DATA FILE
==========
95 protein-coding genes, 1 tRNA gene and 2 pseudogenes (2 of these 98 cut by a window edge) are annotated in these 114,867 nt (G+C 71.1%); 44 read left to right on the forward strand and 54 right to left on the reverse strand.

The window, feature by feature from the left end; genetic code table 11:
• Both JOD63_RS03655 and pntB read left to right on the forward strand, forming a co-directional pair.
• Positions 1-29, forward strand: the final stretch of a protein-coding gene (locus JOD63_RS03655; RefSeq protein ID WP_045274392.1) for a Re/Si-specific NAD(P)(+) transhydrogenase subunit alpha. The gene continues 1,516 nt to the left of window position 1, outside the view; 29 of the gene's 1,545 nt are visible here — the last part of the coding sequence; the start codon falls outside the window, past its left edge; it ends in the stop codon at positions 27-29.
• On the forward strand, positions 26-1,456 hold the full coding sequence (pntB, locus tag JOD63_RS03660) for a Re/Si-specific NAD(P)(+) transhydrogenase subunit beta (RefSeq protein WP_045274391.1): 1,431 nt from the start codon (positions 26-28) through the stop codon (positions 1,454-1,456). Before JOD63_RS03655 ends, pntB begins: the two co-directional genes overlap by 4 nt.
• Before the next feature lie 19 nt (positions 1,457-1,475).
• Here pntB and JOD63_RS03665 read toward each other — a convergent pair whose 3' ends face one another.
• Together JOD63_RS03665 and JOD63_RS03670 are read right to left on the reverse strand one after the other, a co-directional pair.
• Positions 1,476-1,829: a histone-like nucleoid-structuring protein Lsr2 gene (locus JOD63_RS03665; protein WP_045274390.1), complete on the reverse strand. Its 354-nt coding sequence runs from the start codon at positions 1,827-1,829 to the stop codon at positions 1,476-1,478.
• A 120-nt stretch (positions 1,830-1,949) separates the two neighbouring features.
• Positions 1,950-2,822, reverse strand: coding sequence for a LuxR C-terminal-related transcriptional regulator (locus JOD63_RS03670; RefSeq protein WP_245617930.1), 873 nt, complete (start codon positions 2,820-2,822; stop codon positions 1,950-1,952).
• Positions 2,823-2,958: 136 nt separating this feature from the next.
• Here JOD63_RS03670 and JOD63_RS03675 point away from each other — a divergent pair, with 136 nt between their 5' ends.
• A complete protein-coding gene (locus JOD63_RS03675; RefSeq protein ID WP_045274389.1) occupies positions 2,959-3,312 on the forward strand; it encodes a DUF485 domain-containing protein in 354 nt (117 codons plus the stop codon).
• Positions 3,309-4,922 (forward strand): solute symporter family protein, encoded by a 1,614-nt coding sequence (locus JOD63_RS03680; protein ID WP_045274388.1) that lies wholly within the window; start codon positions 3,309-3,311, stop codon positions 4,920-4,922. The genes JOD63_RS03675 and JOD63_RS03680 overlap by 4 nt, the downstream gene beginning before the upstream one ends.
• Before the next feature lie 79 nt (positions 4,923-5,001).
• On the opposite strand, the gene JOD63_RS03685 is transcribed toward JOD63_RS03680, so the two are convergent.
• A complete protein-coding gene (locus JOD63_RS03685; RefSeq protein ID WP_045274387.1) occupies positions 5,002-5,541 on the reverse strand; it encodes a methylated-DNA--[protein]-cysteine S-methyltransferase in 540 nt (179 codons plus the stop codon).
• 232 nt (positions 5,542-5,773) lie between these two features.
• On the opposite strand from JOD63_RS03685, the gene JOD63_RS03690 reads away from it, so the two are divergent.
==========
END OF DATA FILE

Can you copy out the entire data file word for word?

95 protein-coding genes, 1 tRNA gene and 2 pseudogenes (2 of these 98 cut by a window edge) are annotated in these 114,867 nt (G+C 71.1%); 44 read left to right on the forward strand and 54 right to left on the reverse strand.

The window, feature by feature from the left end; genetic code table 11:
• Both JOD63_RS03655 and pntB read left to right on the forward strand, forming a co-directional pair.
• Positions 1-29, forward strand: the final stretch of a protein-coding gene (locus JOD63_RS03655; RefSeq protein ID WP_045274392.1) for a Re/Si-specific NAD(P)(+) transhydrogenase subunit alpha. The gene continues 1,516 nt to the left of window position 1, outside the view; 29 of the gene's 1,545 nt are visible here — the last part of the coding sequence; the start codon falls outside the window, past its left edge; it ends in the stop codon at positions 27-29.
• On the forward strand, positions 26-1,456 hold the full coding sequence (pntB, locus tag JOD63_RS03660) for a Re/Si-specific NAD(P)(+) transhydrogenase subunit beta (RefSeq protein WP_045274391.1): 1,431 nt from the start codon (positions 26-28) through the stop codon (positions 1,454-1,456). Before JOD63_RS03655 ends, pntB begins: the two co-directional genes overlap by 4 nt.
• Before the next feature lie 19 nt (positions 1,457-1,475).
• Here pntB and JOD63_RS03665 read toward each other — a convergent pair whose 3' ends face one another.
• Together JOD63_RS03665 and JOD63_RS03670 are read right to left on the reverse strand one after the other, a co-directional pair.
• Positions 1,476-1,829: a histone-like nucleoid-structuring protein Lsr2 gene (locus JOD63_RS03665; protein WP_045274390.1), complete on the reverse strand. Its 354-nt coding sequence runs from the start codon at positions 1,827-1,829 to the stop codon at positions 1,476-1,478.
• A 120-nt stretch (positions 1,830-1,949) separates the two neighbouring features.
• Positions 1,950-2,822, reverse strand: coding sequence for a LuxR C-terminal-related transcriptional regulator (locus JOD63_RS03670; RefSeq protein WP_245617930.1), 873 nt, complete (start codon positions 2,820-2,822; stop codon positions 1,950-1,952).
• Positions 2,823-2,958: 136 nt separating this feature from the next.
• Here JOD63_RS03670 and JOD63_RS03675 point away from each other — a divergent pair, with 136 nt between their 5' ends.
• A complete protein-coding gene (locus JOD63_RS03675; RefSeq protein ID WP_045274389.1) occupies positions 2,959-3,312 on the forward strand; it encodes a DUF485 domain-containing protein in 354 nt (117 codons plus the stop codon).
• Positions 3,309-4,922 (forward strand): solute symporter family protein, encoded by a 1,614-nt coding sequence (locus JOD63_RS03680; protein ID WP_045274388.1) that lies wholly within the window; start codon positions 3,309-3,311, stop codon positions 4,920-4,922. The genes JOD63_RS03675 and JOD63_RS03680 overlap by 4 nt, the downstream gene beginning before the upstream one ends.
• Before the next feature lie 79 nt (positions 4,923-5,001).
• On the opposite strand, the gene JOD63_RS03685 is transcribed toward JOD63_RS03680, so the two are convergent.
• A complete protein-coding gene (locus JOD63_RS03685; RefSeq protein ID WP_045274387.1) occupies positions 5,002-5,541 on the reverse strand; it encodes a methylated-DNA--[protein]-cysteine S-methyltransferase in 540 nt (179 codons plus the stop codon).
• 232 nt (positions 5,542-5,773) lie between these two features.
• On the opposite strand from JOD63_RS03685, the gene JOD63_RS03690 reads away from it, so the two are divergent.